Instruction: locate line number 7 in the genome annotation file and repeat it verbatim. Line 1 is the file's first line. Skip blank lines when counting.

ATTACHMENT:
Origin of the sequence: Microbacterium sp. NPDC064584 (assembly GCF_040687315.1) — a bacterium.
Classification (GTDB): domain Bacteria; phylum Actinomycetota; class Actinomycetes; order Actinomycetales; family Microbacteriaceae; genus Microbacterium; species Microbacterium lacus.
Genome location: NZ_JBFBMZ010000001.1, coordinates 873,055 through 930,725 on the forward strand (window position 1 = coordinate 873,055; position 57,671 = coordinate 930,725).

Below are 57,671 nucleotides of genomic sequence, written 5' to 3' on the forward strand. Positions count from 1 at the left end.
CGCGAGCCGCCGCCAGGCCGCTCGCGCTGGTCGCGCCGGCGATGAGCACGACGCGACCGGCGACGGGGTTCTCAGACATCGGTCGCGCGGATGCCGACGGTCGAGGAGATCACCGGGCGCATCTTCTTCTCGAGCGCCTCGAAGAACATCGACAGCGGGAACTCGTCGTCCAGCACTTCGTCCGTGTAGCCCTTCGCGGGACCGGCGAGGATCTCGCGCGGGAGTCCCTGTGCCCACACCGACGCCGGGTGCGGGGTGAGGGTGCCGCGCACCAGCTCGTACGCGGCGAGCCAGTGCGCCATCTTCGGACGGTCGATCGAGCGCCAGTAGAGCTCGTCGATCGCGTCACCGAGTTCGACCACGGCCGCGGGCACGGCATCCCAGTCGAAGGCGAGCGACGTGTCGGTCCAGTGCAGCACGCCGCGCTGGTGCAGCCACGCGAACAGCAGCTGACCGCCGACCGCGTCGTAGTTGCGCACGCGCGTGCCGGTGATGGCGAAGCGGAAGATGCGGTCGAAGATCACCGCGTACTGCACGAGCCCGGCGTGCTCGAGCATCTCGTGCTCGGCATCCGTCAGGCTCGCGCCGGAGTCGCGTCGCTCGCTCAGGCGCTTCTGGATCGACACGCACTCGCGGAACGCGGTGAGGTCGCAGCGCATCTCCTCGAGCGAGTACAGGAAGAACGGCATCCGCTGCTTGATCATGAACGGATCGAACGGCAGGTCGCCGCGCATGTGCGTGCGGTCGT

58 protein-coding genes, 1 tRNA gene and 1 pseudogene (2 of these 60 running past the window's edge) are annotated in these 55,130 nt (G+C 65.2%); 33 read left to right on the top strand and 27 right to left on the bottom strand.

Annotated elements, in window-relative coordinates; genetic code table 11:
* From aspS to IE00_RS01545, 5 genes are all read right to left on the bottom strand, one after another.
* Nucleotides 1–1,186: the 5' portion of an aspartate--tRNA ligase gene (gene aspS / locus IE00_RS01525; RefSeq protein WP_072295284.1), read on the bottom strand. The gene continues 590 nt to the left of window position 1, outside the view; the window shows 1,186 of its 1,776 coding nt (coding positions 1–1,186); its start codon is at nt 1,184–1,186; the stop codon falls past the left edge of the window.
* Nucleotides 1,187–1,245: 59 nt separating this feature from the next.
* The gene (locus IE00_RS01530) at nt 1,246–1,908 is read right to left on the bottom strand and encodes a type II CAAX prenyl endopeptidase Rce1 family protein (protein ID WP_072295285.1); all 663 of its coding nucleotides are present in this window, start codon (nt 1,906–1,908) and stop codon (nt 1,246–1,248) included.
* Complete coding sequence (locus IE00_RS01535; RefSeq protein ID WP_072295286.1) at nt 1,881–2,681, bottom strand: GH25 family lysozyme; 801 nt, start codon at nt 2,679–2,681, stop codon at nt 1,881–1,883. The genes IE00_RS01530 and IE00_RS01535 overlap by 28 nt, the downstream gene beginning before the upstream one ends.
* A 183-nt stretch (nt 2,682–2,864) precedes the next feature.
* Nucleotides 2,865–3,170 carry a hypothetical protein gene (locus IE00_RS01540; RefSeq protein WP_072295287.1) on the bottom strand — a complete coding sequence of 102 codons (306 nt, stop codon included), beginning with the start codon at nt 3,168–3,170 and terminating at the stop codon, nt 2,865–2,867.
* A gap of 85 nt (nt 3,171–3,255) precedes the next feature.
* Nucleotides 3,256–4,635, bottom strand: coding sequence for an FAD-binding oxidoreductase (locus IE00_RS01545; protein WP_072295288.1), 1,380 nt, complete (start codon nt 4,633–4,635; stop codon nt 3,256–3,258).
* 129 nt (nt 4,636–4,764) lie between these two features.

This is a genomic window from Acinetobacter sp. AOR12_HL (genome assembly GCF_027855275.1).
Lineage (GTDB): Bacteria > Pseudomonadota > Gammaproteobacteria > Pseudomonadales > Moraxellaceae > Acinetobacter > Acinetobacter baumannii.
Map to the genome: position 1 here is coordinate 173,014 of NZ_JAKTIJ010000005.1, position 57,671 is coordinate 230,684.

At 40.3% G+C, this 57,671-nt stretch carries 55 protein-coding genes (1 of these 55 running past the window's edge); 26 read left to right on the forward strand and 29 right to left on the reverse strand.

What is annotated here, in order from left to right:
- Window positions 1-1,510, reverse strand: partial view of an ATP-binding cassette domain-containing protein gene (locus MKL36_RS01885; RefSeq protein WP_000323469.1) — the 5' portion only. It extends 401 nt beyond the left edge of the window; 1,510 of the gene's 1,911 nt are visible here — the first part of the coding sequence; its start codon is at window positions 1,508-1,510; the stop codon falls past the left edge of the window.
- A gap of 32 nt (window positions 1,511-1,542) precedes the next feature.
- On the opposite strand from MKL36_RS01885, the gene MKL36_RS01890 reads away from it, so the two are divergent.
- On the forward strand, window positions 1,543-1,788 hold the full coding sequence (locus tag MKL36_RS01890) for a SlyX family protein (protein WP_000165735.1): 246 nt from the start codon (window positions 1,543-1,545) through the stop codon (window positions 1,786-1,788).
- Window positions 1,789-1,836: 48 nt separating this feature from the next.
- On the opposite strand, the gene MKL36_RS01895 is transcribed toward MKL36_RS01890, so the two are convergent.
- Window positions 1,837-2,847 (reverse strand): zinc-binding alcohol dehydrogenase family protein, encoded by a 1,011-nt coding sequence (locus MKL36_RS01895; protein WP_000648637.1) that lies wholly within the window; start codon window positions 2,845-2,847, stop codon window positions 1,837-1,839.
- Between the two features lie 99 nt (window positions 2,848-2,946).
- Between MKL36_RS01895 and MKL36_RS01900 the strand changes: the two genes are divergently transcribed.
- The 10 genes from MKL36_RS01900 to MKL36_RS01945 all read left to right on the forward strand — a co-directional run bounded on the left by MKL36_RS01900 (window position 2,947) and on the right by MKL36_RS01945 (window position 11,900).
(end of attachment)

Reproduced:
Annotated elements, in window-relative coordinates; genetic code table 11: